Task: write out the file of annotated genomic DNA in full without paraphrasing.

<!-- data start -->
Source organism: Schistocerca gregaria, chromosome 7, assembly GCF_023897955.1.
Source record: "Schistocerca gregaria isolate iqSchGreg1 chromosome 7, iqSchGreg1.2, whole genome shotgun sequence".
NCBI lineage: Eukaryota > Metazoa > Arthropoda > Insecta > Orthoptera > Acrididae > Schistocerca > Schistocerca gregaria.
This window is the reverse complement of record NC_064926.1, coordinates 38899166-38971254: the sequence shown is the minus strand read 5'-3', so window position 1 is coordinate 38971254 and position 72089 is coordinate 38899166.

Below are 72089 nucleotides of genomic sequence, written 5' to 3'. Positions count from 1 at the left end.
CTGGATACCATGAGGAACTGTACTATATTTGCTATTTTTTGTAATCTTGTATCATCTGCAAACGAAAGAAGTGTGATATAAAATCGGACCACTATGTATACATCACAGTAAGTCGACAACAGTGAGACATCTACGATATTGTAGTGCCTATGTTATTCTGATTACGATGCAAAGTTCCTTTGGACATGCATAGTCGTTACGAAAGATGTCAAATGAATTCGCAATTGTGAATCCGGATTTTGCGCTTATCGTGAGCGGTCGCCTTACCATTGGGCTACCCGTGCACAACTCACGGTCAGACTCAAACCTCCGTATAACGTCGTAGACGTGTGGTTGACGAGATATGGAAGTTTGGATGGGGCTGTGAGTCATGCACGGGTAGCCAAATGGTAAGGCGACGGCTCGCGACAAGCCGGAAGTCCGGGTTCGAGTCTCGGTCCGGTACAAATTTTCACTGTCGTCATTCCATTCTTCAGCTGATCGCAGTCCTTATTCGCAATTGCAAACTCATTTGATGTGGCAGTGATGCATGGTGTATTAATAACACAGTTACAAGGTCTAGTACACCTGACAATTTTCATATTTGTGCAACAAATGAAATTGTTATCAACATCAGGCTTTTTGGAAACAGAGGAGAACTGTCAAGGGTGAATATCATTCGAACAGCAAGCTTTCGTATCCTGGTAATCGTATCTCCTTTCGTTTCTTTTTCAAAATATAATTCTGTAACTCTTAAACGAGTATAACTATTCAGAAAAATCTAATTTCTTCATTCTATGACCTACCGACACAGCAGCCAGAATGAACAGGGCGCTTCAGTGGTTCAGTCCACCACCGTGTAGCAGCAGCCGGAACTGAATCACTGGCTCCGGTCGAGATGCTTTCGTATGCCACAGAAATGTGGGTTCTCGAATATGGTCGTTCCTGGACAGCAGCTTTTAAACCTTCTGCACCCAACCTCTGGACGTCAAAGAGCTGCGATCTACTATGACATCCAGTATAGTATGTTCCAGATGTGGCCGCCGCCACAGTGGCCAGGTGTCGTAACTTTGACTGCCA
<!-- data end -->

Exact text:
Source organism: Schistocerca gregaria, chromosome 7, assembly GCF_023897955.1.
Source record: "Schistocerca gregaria isolate iqSchGreg1 chromosome 7, iqSchGreg1.2, whole genome shotgun sequence".
NCBI lineage: Eukaryota > Metazoa > Arthropoda > Insecta > Orthoptera > Acrididae > Schistocerca > Schistocerca gregaria.
This window is the reverse complement of record NC_064926.1, coordinates 38899166-38971254: the sequence shown is the minus strand read 5'-3', so window position 1 is coordinate 38971254 and position 72089 is coordinate 38899166.

Below are 72089 nucleotides of genomic sequence, written 5' to 3'. Positions count from 1 at the left end.
CTGGATACCATGAGGAACTGTACTATATTTGCTATTTTTTGTAATCTTGTATCATCTGCAAACGAAAGAAGTGTGATATAAAATCGGACCACTATGTATACATCACAGTAAGTCGACAACAGTGAGACATCTACGATATTGTAGTGCCTATGTTATTCTGATTACGATGCAAAGTTCCTTTGGACATGCATAGTCGTTACGAAAGATGTCAAATGAATTCGCAATTGTGAATCCGGATTTTGCGCTTATCGTGAGCGGTCGCCTTACCATTGGGCTACCCGTGCACAACTCACGGTCAGACTCAAACCTCCGTATAACGTCGTAGACGTGTGGTTGACGAGATATGGAAGTTTGGATGGGGCTGTGAGTCATGCACGGGTAGCCAAATGGTAAGGCGACGGCTCGCGACAAGCCGGAAGTCCGGGTTCGAGTCTCGGTCCGGTACAAATTTTCACTGTCGTCATTCCATTCTTCAGCTGATCGCAGTCCTTATTCGCAATTGCAAACTCATTTGATGTGGCAGTGATGCATGGTGTATTAATAACACAGTTACAAGGTCTAGTACACCTGACAATTTTCATATTTGTGCAACAAATGAAATTGTTATCAACATCAGGCTTTTTGGAAACAGAGGAGAACTGTCAAGGGTGAATATCATTCGAACAGCAAGCTTTCGTATCCTGGTAATCGTATCTCCTTTCGTTTCTTTTTCAAAATATAATTCTGTAACTCTTAAACGAGTATAACTATTCAGAAAAATCTAATTTCTTCATTCTATGACCTACCGACACAGCAGCCAGAATGAACAGGGCGCTTCAGTGGTTCAGTCCACCACCGTGTAGCAGCAGCCGGAACTGAATCACTGGCTCCGGTCGAGATGCTTTCGTATGCCACAGAAATGTGGGTTCTCGAATATGGTCGTTCCTGGACAGCAGCTTTTAAACCTTCTGCACCCAACCTCTGGACGTCAAAGAGCTGCGATCTACTATGACATCCAGTATAGTATGTTCCAGATGTGGCCGCCGCCACAGTGGCCAGGTGTCGTAACTTTGACTGCCA